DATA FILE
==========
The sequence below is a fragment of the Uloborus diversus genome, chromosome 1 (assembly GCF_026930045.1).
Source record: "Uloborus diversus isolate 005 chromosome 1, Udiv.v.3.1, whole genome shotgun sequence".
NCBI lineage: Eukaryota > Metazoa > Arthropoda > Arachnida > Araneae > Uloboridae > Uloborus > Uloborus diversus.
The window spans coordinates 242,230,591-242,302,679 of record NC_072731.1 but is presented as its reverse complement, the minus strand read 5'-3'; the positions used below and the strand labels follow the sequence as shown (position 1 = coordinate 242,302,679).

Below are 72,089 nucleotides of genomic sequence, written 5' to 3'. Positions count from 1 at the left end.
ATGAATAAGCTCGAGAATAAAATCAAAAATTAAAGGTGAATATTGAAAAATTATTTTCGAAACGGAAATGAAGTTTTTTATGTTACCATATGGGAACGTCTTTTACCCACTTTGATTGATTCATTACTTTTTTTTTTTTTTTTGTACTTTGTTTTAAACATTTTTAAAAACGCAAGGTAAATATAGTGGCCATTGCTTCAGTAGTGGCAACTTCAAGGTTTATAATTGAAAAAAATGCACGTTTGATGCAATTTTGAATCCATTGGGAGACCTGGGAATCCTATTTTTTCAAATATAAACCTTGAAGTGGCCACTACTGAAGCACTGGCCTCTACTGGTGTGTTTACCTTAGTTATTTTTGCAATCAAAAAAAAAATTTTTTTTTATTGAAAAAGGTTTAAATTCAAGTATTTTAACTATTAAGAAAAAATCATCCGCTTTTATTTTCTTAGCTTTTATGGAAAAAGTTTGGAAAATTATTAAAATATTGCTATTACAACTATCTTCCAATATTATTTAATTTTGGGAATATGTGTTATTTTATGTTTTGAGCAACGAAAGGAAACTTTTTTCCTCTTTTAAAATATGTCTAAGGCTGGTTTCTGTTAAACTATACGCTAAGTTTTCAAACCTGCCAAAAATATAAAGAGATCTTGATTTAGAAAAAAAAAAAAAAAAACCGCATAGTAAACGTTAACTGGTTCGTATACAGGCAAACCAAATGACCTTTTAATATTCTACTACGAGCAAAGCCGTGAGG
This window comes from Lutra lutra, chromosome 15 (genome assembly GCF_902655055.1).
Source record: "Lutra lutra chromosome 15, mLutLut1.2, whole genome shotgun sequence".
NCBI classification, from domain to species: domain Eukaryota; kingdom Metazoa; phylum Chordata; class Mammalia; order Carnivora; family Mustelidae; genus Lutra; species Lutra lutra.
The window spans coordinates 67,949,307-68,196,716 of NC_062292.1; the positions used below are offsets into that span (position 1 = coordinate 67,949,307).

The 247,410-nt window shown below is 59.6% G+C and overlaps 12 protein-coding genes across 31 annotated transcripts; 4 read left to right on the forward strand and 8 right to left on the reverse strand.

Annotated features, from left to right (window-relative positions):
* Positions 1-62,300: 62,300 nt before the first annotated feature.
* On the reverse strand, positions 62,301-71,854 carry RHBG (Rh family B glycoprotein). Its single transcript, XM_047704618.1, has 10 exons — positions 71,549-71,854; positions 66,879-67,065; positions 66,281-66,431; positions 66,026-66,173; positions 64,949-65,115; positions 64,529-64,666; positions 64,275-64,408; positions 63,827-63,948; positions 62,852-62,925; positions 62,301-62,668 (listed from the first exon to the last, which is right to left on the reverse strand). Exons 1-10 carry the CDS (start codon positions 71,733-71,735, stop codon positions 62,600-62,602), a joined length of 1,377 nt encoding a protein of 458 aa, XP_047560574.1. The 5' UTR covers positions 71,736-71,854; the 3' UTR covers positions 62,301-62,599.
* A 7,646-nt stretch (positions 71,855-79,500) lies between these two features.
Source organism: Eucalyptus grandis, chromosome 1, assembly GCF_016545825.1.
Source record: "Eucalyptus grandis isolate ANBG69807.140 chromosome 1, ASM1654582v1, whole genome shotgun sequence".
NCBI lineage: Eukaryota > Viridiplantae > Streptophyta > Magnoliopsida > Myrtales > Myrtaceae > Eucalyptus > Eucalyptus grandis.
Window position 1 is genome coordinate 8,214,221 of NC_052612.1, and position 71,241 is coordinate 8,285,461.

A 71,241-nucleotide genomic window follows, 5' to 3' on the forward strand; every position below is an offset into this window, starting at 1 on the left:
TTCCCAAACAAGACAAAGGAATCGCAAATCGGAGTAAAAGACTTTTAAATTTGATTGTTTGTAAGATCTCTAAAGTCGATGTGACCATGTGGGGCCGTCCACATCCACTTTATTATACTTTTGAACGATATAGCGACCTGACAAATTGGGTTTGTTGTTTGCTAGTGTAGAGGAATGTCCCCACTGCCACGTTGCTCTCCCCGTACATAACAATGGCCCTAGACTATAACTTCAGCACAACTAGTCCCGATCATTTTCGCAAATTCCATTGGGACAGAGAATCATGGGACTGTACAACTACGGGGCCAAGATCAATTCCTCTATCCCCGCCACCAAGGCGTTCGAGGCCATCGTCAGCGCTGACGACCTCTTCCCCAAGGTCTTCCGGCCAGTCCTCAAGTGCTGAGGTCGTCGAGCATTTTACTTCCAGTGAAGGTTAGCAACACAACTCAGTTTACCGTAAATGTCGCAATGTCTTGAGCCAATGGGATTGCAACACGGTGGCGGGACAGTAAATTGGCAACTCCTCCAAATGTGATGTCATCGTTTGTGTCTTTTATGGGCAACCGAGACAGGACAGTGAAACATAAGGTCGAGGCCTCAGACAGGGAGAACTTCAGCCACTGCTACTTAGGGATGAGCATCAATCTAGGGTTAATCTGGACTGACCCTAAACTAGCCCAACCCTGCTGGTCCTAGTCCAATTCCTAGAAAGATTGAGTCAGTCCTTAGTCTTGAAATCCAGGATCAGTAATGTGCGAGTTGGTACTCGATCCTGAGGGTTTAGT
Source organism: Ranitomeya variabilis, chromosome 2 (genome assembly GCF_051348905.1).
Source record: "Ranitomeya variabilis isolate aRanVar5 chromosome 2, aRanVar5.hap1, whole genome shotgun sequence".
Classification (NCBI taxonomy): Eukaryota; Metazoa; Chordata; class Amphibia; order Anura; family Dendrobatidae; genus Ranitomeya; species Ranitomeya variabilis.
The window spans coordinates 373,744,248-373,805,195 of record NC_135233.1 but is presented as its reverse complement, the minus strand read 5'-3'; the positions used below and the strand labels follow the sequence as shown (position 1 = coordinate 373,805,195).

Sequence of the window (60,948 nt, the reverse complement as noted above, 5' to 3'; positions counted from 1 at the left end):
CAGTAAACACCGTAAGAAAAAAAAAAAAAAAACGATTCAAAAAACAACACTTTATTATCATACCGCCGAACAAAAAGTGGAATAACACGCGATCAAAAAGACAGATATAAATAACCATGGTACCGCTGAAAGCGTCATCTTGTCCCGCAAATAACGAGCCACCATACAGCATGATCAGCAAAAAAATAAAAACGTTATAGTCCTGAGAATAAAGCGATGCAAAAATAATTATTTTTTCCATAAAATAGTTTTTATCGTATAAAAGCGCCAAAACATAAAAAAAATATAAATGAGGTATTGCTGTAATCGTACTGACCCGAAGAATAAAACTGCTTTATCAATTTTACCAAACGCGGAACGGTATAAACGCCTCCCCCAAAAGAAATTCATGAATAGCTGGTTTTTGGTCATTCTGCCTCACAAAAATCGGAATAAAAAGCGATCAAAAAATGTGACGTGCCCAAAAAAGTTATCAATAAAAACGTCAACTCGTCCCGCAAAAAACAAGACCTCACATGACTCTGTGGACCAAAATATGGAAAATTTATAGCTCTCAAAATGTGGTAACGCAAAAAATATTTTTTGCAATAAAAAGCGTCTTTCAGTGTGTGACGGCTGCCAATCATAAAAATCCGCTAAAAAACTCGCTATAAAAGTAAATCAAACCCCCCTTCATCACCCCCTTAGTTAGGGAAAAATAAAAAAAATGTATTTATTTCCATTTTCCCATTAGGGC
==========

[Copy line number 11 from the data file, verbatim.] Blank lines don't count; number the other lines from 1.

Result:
The 247,410-nt window shown below is 59.6% G+C and overlaps 12 protein-coding genes across 31 annotated transcripts; 4 read left to right on the forward strand and 8 right to left on the reverse strand.